Close to 900,000 asylum seekers in the EU are waiting to have their claims processed, according to figures from the European statistics office.
Women, men and unaccompanied children are living for years in uncertainty, with numbers of pending applications for international protection almost unchanged from two years ago when 1.1 million migrants were “stuck” in the continent. […]
Eurostat figures have revealed a backlog of 878,600 requests at the end of 2018, with Germany having the largest share of pending requests (44%), ahead of Italy (12%). The figure comes despite the number of migrant arrivals in Europe practically halving in the last two years.
Factors leading to the continuing backlog include new laws from right-leaning governments and an increase in the number of rejections, leading to lengthy appeals processes.
“The vision of governments on the migration crisis has changed and more and more countries are rejecting an increasing number of requests for asylum,” said Fulvio Vassallo, an expert on asylum law from the University of Palermo.
The rejection rate for asylum requests in Europe has almost doubled in three years, from 37% in 2016 to 64% in 2019. In Italy, rejections were at 80% at the start of 2019, up from 60% the previous year as the populist government also removed key forms of protection.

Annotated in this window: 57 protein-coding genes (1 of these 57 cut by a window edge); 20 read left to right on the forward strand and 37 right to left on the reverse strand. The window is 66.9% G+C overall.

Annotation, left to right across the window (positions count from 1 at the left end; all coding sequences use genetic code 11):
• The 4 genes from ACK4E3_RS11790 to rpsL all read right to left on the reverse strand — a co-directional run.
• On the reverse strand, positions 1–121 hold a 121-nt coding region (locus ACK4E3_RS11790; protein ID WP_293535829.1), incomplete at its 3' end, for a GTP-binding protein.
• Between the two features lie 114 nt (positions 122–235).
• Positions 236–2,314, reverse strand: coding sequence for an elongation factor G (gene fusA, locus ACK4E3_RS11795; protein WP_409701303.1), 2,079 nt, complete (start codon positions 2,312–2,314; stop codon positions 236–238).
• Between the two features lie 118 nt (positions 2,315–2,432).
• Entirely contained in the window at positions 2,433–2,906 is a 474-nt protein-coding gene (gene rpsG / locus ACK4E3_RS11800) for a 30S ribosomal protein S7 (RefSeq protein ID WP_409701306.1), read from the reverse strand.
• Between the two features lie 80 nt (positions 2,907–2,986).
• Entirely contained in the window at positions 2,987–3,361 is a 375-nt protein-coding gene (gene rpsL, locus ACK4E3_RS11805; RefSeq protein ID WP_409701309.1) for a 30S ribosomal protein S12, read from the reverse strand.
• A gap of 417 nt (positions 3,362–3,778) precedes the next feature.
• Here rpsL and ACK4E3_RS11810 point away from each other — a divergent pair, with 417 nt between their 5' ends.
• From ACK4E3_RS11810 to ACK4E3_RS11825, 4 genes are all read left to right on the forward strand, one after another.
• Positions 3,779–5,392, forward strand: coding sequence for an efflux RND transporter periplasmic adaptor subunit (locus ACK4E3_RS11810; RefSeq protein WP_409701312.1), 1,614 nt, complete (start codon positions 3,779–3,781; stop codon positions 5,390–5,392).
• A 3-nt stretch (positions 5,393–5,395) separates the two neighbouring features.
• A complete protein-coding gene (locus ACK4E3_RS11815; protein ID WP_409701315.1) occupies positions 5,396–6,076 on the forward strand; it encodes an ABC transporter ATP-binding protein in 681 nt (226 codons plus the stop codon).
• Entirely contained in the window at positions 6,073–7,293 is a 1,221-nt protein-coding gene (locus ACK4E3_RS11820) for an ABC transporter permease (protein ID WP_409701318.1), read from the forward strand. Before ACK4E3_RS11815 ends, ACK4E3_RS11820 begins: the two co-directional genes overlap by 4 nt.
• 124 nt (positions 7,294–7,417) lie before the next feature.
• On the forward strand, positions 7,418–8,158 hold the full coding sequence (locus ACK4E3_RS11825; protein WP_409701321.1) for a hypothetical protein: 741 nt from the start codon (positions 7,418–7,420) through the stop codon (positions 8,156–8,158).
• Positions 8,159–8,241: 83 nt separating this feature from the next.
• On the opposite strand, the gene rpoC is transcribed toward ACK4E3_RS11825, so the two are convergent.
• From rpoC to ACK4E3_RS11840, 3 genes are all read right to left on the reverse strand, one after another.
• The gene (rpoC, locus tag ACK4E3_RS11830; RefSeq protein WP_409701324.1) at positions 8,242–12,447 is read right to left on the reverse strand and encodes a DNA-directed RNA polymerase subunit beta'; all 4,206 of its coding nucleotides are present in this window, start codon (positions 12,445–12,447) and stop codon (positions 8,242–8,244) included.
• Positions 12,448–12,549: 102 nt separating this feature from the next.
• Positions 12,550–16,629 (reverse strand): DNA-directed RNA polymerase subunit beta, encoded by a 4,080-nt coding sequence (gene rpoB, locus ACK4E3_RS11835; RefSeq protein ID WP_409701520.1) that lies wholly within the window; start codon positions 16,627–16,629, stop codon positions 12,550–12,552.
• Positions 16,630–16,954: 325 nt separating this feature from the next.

The German Federal Office for Migration and Refugees (BAMF) has in 2019 rejected three-quarters of family reunification requests from Greece, where migrants live in the overcrowded camps of Athens and Lesbos. […]
According to Eurostat, since 2014 there have been 3.6m requests for asylum in EU countries, only 1.8m of which have resulted in legal protection. Those who stay after rejection are at risk of suddenly becoming illegal immigrants. “This is the worrying part of this phenomenon, with thousands of people exposed to the risk of a difficult life, at the mercy of labour exploitation,” said Carlotta Sami, a spokeswoman for UNHCR, the UN refugee agency, in Italy.
According to Eurostat, Germany reported the highest number of illegal migrants in 2018, with 134,100. France was second with 105,900. But Italy, where hardline measures are likely to keep increasing the number of illegal immigrants, could soon far exceed them. Matteo Villa, a research fellow for the Italian thinktank the Institute for International Political Studies, said that based on analysis of figures from the interior ministry, “there could be more than 700,000 asylum seekers who will find themselves living irregularly in Italy by 2020”.
EU: 900.000 „Refugees in Limbo“